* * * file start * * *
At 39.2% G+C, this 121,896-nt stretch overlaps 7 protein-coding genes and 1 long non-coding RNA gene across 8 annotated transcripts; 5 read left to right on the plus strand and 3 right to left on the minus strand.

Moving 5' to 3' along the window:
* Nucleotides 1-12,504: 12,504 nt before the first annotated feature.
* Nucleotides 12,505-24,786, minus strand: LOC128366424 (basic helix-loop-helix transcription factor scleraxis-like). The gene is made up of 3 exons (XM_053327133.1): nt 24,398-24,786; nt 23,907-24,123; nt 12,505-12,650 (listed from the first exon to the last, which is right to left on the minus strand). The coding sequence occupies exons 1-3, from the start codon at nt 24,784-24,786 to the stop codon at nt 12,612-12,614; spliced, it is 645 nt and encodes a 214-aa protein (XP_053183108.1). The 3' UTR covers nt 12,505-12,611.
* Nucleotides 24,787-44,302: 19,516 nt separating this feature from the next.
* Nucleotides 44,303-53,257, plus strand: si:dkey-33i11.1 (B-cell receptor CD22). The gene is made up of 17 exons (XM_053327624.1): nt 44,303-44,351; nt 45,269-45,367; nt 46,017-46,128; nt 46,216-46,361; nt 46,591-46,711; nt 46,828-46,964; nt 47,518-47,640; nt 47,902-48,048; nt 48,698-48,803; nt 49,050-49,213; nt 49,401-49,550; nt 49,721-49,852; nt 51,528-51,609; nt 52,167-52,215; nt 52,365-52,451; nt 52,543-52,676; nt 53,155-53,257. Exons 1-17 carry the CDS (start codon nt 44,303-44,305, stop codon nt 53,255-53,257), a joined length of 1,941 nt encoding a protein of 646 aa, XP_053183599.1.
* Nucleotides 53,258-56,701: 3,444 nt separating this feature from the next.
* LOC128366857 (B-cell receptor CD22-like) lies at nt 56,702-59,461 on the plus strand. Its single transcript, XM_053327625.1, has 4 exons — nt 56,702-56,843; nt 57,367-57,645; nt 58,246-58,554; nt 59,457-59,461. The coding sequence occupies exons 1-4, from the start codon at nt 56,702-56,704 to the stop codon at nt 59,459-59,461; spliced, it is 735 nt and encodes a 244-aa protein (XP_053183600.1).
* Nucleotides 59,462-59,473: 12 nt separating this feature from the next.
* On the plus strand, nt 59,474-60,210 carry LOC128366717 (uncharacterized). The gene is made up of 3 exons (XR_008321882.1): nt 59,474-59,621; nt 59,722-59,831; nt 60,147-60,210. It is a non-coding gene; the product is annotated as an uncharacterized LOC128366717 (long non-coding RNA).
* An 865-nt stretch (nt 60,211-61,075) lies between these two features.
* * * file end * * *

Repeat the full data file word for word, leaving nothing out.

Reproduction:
At 39.2% G+C, this 121,896-nt stretch overlaps 7 protein-coding genes and 1 long non-coding RNA gene across 8 annotated transcripts; 5 read left to right on the plus strand and 3 right to left on the minus strand.

Moving 5' to 3' along the window:
* Nucleotides 1-12,504: 12,504 nt before the first annotated feature.
* Nucleotides 12,505-24,786, minus strand: LOC128366424 (basic helix-loop-helix transcription factor scleraxis-like). The gene is made up of 3 exons (XM_053327133.1): nt 24,398-24,786; nt 23,907-24,123; nt 12,505-12,650 (listed from the first exon to the last, which is right to left on the minus strand). The coding sequence occupies exons 1-3, from the start codon at nt 24,784-24,786 to the stop codon at nt 12,612-12,614; spliced, it is 645 nt and encodes a 214-aa protein (XP_053183108.1). The 3' UTR covers nt 12,505-12,611.
* Nucleotides 24,787-44,302: 19,516 nt separating this feature from the next.
* Nucleotides 44,303-53,257, plus strand: si:dkey-33i11.1 (B-cell receptor CD22). The gene is made up of 17 exons (XM_053327624.1): nt 44,303-44,351; nt 45,269-45,367; nt 46,017-46,128; nt 46,216-46,361; nt 46,591-46,711; nt 46,828-46,964; nt 47,518-47,640; nt 47,902-48,048; nt 48,698-48,803; nt 49,050-49,213; nt 49,401-49,550; nt 49,721-49,852; nt 51,528-51,609; nt 52,167-52,215; nt 52,365-52,451; nt 52,543-52,676; nt 53,155-53,257. Exons 1-17 carry the CDS (start codon nt 44,303-44,305, stop codon nt 53,255-53,257), a joined length of 1,941 nt encoding a protein of 646 aa, XP_053183599.1.
* Nucleotides 53,258-56,701: 3,444 nt separating this feature from the next.
* LOC128366857 (B-cell receptor CD22-like) lies at nt 56,702-59,461 on the plus strand. Its single transcript, XM_053327625.1, has 4 exons — nt 56,702-56,843; nt 57,367-57,645; nt 58,246-58,554; nt 59,457-59,461. The coding sequence occupies exons 1-4, from the start codon at nt 56,702-56,704 to the stop codon at nt 59,459-59,461; spliced, it is 735 nt and encodes a 244-aa protein (XP_053183600.1).
* Nucleotides 59,462-59,473: 12 nt separating this feature from the next.
* On the plus strand, nt 59,474-60,210 carry LOC128366717 (uncharacterized). The gene is made up of 3 exons (XR_008321882.1): nt 59,474-59,621; nt 59,722-59,831; nt 60,147-60,210. It is a non-coding gene; the product is annotated as an uncharacterized LOC128366717 (long non-coding RNA).
* An 865-nt stretch (nt 60,211-61,075) lies between these two features.